In total seven Droughtmaster bulls were introduced and were used by many Beefmaster Breeders. The SA Beefmaster is unashamedly a continuously developing breed. The SA Beefmaster ‘three-legged pot’ is well stocked with a broad gene pool. This gene pool is then subjected tothe Lasater philosophy. High selection pressure is always applied to ensure that only those animals that are well adapted to South African conditions survive.

The Beefmaster programme is based on survival of the fittest, thus the best cattle stay in the breeding herd and the poorest are culled.

But most important of all is that we use this gene pool to select cattle that make the most profit in a commercial environment.”


The use of Droughtmaster semen has broadened SA’s gene pool, specifically with the polled factor and solid red colour. Although the red colour is not a prerequisite in the Beefmaster, SA cattle farmers prefer red animals and this has resulted in SA Beefmasters becoming predominantly solid red.


A recent study (during 2013) by Charl Hunlin and Lezanne Bonthuys of the SA Studbook Association indicated that only 2.37% of the current Beefmasters registered with SA Studbook are influenced by the seven Droughtmaster bulls that were imported and that they had a rather limited impact.

The application of the Lasater philosophy i.e. selection for the six economically important traits assisted South African farmers to retain the desired characteristics that they set out to obtain whilst at the same time eliminating undesired traits such as excessive sheaths, later maturing animals, finer boned animals etc.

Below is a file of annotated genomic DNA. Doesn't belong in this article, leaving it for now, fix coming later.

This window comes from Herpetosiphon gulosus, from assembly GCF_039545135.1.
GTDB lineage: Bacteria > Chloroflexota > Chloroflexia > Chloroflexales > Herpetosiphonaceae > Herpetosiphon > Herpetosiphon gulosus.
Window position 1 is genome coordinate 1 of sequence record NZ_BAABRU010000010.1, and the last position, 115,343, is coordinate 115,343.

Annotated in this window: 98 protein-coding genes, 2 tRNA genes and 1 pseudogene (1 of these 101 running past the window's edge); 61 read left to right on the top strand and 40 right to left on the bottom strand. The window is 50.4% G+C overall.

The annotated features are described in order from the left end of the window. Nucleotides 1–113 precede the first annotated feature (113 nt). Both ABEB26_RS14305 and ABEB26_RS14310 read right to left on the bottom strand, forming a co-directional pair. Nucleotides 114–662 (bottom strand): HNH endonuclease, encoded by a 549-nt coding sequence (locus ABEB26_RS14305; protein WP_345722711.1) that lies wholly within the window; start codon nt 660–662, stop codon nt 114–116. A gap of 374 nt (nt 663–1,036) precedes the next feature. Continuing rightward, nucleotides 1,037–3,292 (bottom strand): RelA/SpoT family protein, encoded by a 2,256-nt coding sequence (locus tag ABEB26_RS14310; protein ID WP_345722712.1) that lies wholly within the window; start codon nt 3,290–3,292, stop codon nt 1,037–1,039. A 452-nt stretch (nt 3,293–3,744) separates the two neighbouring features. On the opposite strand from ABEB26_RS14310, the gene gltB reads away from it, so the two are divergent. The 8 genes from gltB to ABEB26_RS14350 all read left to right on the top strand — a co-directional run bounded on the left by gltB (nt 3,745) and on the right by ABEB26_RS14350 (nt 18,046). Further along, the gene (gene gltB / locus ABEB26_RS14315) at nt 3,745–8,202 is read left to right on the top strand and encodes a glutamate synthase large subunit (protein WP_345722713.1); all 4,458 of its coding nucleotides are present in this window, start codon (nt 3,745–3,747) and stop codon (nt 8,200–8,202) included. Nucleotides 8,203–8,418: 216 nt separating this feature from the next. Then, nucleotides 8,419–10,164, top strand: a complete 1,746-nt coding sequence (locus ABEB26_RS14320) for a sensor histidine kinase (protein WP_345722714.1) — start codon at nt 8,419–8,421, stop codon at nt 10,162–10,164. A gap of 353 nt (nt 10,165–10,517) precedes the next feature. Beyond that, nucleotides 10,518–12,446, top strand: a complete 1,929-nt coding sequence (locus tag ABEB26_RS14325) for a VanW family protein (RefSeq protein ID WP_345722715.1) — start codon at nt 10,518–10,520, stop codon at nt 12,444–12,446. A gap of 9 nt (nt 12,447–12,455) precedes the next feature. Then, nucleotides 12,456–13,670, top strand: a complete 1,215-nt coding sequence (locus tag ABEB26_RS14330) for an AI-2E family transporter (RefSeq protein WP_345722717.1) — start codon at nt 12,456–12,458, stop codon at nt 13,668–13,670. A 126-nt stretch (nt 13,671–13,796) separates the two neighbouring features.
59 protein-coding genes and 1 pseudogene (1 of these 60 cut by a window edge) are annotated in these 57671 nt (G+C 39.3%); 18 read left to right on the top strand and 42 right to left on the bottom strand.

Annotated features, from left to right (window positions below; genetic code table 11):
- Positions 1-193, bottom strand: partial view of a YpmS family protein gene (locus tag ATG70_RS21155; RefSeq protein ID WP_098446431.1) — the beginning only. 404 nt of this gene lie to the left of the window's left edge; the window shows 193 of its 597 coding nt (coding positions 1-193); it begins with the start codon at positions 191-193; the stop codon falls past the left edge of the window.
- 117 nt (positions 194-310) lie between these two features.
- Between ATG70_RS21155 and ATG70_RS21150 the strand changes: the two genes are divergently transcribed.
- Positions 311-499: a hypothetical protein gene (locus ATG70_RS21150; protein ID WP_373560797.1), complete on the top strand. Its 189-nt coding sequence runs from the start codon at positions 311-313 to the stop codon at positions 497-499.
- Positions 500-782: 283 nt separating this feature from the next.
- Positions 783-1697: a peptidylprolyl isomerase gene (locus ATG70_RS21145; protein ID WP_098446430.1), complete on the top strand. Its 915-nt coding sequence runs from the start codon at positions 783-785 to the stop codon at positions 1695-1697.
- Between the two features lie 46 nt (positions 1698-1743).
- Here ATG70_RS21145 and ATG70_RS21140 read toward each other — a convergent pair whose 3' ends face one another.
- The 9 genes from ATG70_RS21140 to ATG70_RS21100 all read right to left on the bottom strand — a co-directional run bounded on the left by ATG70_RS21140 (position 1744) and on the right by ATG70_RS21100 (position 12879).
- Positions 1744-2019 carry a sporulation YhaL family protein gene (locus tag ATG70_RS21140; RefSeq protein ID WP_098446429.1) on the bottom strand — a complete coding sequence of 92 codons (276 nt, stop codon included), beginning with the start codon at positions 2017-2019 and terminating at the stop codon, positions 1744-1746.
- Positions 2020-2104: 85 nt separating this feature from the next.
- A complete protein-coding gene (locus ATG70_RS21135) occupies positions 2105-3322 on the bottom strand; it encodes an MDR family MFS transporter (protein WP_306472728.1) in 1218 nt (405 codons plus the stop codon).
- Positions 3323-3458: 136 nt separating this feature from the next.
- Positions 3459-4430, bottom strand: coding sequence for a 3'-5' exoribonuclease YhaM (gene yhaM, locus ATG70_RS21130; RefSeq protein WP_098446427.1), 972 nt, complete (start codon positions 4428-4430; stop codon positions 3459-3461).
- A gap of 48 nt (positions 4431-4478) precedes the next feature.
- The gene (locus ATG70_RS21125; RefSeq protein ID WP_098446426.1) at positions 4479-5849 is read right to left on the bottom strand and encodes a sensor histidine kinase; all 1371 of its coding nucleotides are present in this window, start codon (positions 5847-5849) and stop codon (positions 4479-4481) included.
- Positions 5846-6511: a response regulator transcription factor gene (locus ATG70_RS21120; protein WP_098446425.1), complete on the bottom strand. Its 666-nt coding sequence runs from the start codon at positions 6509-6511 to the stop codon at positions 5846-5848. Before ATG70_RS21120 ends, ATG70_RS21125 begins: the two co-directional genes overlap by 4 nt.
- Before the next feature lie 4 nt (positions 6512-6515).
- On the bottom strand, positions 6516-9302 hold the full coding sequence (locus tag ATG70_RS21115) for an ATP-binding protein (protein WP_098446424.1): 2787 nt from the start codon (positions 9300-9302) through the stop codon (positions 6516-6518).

This again stresses the importance of continuous selection pressure and selection only for the required economically important traits being fertility, temperament, weight, conformation, hardiness and milk production.


Press Release by the Beefmaster Cattle Breeder’s Society of SA

The whole issue regarding the so-called Droughtmaster is confusing beef breeders, especially commercial breeders not well informed on the Act and the disciplined way breeding and breeds are managed in South Africa. According to the General Manager of SA Stud Book, they are receiving enquiries from breeders who have read about this "new breed", asking whether they will be able to register the animals with Stud Book.This is however not possible because the Droughtmaster is not a declared breed in South Africa and therefore, according to the Animal Improvement Act, may not be registered by a Registering Authority.

Some history may be useful to help clear any confusion. The Beefmaster Cattle Breeders’ Society obtained permission from the Registrar of Animal Improvement in 1997 that Droughtmaster (the Austalian Beefmaster) genetics would be allowed to be imported and used only by Beefmaster breeders, on condition that the progeny would be registered as Beefmasters, not Droughtmasters. Any intended importation of “Droughtmasters” has furthermore to be submitted to the Beefmaster Society for approval and a recommendation to the Registrar of Animal Improvement.

Droughtmaster bulls such as Wingfield Rocket, Wingfield Blarney (Wrinkles), Glenlands Harry and Fancy Boy were used in Beefmaster herds from the late 1990’s and breeders can contact the Beefmaster Office in Parys for pedigree or any other information.

The Registrar of Animal Improvement, Mr M J Mamabolo sent the following e-mail to Dr Pierre Van Rooyen, General Manager of S A Stud Book on 24th April 2013:

“This is to inform you that in terms of Article 2 of Animal Improvement Act,1998 (Act 62 of 1998) the so called Droughtmaster breed is not recognised in South Africa nor do we have any records of such breed in our database (INTERGIS) at this stage.”